Thursday, July 8

A Poem for Thursday

Through my trawling the web for information for the painting workshop on synaesthesia recently,  I discovered the poetry of Baudelaire. having just had our annual beach holiday in Spain this one in particular seems appropriate. But others may pop up in weeks to come.

Man and the Sea

Free man, you will always cherish the sea!
The sea is your mirror; you contemplate your soul
In the infinite unrolling of it's billows;
Your mind is an abyss that is no less bitter.
You like to plunge into the bosom of your image;
You embrace it with eyes and arms,and your heart
Is distracted at times from its own clamoring
By the sound of this pliant, wild and untamable.
Both of you are gloomy and reticent:
Man, noone has sounded the depths of your being;
Oh sea, no person knows your most hidden riches,
So zealously do you keep your secrets!
Yet for countless ages you have fought each other
Without pity, without remorse,
So fiercely do you love carnage and death,
O eternal fighters, implacable brothers!

From -Les Fleurs du Mal by Baudelaire
_translated from the French by William Aggeler
(Fresno, CA: Academy Library Guild, 1954)


Wednesday, July 7

The Story of Ballyferris. Chapter 3... The Road

Journeys nowadays are speedy affairs... well that is if the traffic isn’t too jammed up... or the road works aren’t bringing us all down to one lane . But in these days that I write about, there were no bypasses or dual carriageways, so every trip was a major undertaking.
Which of course made it all the more exciting.

There was one special road that led to Newtownards. We called it, “The Switchback”.
It had no bends in it at all ... it was simply a dead straight road going up and down and over the hills. .The alternative road...the wider road was more regular, and thus deemed boring. So the cry went up from the kids on the back seat, “Dad, please take the hilly route!”.
As far as I can remember nobody was car-sick, but that may be because I didn’t want to admit to such feelings. Hauling your stomach back inside you as the car bounced over the top of the hills time after time, with Ian shouting “faster, faster dad!”, meant that I couldn’t let myself down by admitting to nausea.
Through Newtownards and the road edged along Strangford Lough, eventually turning left towards the village of Carrowdore. Isn’t it odd the feelings you get on some roads? It seemed to me that it was out in the wilds and had a wild west deserted look to it. Thinking back, farming wasn’t the pretty, crafty place that a lot of it seems in the fashionable magazines today...and the people were possibly poor cottage farmers....I'm not sure. Or maybe it’s just another example of my insatiable imagination!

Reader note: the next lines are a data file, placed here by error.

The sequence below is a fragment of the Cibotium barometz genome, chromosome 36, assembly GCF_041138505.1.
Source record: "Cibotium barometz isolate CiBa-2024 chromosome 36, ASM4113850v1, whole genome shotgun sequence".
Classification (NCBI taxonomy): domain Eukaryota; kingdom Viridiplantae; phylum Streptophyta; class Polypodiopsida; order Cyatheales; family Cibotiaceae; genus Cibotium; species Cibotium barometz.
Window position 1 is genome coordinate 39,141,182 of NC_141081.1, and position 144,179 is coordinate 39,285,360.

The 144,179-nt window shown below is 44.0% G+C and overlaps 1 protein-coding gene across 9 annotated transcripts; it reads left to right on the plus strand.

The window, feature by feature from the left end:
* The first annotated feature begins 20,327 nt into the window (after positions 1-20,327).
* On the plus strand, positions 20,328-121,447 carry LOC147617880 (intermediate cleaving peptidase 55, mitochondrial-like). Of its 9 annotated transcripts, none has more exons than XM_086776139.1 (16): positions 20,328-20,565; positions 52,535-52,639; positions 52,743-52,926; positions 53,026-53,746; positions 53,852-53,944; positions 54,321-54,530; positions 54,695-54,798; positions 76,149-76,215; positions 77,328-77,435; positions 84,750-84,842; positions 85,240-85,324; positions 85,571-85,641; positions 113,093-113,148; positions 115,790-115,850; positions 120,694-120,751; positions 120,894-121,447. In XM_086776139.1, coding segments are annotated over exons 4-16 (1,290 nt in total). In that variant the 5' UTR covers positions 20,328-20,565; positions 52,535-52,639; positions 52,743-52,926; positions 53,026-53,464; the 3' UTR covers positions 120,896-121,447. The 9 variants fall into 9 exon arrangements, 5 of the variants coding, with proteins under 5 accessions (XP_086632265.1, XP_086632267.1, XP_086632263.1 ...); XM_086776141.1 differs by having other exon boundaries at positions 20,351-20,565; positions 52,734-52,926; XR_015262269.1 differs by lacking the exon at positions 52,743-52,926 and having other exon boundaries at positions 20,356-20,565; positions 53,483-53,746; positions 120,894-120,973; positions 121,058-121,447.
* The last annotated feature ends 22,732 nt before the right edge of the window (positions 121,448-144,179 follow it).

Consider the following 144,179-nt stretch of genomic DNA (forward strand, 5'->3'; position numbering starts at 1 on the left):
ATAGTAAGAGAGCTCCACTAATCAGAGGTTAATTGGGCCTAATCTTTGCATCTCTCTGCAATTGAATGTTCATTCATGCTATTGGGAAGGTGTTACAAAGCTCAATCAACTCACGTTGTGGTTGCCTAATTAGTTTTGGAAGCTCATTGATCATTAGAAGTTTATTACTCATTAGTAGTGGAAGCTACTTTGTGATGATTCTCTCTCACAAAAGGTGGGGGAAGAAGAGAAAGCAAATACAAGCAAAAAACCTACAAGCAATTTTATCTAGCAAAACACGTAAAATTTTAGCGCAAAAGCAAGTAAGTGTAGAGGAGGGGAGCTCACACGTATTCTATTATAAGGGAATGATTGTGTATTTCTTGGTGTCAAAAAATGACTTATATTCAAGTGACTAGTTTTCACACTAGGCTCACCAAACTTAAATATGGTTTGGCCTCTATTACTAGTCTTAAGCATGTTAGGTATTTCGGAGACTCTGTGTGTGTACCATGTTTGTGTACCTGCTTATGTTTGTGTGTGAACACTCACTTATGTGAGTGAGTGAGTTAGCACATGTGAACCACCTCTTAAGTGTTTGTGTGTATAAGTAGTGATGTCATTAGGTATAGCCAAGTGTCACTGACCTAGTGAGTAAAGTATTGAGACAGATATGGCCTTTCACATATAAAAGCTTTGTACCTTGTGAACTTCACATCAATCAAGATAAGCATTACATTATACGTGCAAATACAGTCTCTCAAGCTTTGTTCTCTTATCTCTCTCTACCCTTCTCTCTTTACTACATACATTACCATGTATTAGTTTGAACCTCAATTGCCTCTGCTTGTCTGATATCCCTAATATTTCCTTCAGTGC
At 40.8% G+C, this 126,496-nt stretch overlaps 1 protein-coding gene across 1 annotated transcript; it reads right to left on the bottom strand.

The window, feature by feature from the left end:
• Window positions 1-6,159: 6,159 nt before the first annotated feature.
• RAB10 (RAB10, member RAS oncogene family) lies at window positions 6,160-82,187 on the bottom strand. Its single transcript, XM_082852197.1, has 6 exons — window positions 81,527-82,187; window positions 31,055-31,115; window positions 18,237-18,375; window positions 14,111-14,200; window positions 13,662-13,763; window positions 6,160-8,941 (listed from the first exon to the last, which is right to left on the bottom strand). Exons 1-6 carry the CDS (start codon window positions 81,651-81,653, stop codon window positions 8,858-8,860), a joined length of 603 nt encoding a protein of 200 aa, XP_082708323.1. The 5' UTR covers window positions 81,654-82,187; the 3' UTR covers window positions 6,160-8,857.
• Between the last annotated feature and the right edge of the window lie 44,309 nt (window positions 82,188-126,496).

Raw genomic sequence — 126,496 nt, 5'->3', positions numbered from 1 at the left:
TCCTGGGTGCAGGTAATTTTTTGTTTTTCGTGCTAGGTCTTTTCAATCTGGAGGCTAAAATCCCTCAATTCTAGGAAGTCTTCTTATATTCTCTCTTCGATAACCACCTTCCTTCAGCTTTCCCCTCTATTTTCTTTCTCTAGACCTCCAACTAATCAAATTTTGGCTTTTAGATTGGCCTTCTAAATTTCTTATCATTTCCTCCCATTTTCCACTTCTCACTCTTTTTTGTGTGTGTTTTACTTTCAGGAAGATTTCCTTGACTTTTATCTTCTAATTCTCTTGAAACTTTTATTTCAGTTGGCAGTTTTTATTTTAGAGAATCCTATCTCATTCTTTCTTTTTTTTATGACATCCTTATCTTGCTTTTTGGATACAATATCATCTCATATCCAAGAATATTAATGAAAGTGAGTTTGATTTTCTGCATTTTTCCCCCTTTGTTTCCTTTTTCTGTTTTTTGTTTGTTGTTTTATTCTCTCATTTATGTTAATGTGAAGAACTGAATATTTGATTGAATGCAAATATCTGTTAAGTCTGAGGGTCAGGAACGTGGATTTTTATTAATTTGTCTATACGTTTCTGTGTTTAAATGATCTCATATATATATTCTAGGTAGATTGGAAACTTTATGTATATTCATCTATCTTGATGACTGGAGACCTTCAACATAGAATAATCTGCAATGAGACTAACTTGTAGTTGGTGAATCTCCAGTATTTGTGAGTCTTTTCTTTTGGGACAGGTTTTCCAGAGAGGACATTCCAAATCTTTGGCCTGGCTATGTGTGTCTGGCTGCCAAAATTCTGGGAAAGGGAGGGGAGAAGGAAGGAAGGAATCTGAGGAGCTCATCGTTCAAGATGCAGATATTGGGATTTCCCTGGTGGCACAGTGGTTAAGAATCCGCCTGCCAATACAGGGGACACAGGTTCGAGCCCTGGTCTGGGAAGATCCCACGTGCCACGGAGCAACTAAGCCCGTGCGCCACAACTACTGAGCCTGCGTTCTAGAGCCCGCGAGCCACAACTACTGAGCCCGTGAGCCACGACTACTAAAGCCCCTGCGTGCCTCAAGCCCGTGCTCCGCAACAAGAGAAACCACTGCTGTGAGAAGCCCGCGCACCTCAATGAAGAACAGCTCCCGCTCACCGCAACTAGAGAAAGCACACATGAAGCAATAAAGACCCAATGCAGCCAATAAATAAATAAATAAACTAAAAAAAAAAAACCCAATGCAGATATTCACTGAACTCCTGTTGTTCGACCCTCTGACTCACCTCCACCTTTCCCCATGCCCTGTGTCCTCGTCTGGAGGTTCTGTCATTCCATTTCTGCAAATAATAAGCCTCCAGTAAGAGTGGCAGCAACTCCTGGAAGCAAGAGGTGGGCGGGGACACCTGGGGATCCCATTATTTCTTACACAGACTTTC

Right turn at the end of the village and we’re almost at the field, the farm, the caravan,

. Ah! Ballyferris! What magic is conjured up even at the mention of the name. As we come over the last hill the competition is on to be the first to shout out...“I see the sea”. ?
 I really, really want it to be me. …but usually it was my big brother Ian, Iupy ...the son‘n’heir.
Now and again we journeyed down by a different road, driving past the old windmill at Millisle, before turning right to join the coast road again. That was always a great route because dad really loved icecream, and there was a wonderful shop in Millisle selling cream ice in a poke (that’s a cone to you!) ...which was then dipped into melted chocolate and the joy as you crunched through the hard shell of the chocolate made a memory never to be forgotten.. So we were happy bunnies when we reached the field...........

..if also rather sick!

Tuesday, July 6

Workshops at the Potters House.

Two workshops this week, Friday and Monday. Friday was the potters with Alan and Monday the painters with me. Fun people and lots of creativity. The food is always a big part of the day. Now I know that you're surprised at that! So little reference to food in my blogs! Ha!  This is about the painters, as I'm in the kitchen for the potters' day slaving over a hot stove as the saying goes and no time to take photos of them either eating or working. The day starts like all good days with  coffee and biscuits, and then we are revved up and raring to go.
The theme was synaesthesia, a theory that we can be influenced in art by music, colours, smell and even taste. The artists Kandinsky,  Klee, van Gogh and the two  Delauneys  are believed to work to this theory. So our day started with a look at some of these artists.  



Then the morning was taken up with mark making and colour marking to various music genre, starting with the pianist Andrew Wilde playing Haydn, Grieg and Chopin. But Queen, Muddy Waters, Michael Buble, Madeleine Peyroux and Charlie Parker all got a hearing. It was good to see how different rhythms and styles influenced the results.

Lunch comes as a welcome break.

In the afternoon session each one takes a reference from the morning's experiments. And with some input from a chosen artist, such as Mondrian, works up those ideas.

End of the day as it started with a cup of tea and chocolate cake and a look at all that was accomplished.
And not only that but the sun shone. What could be better.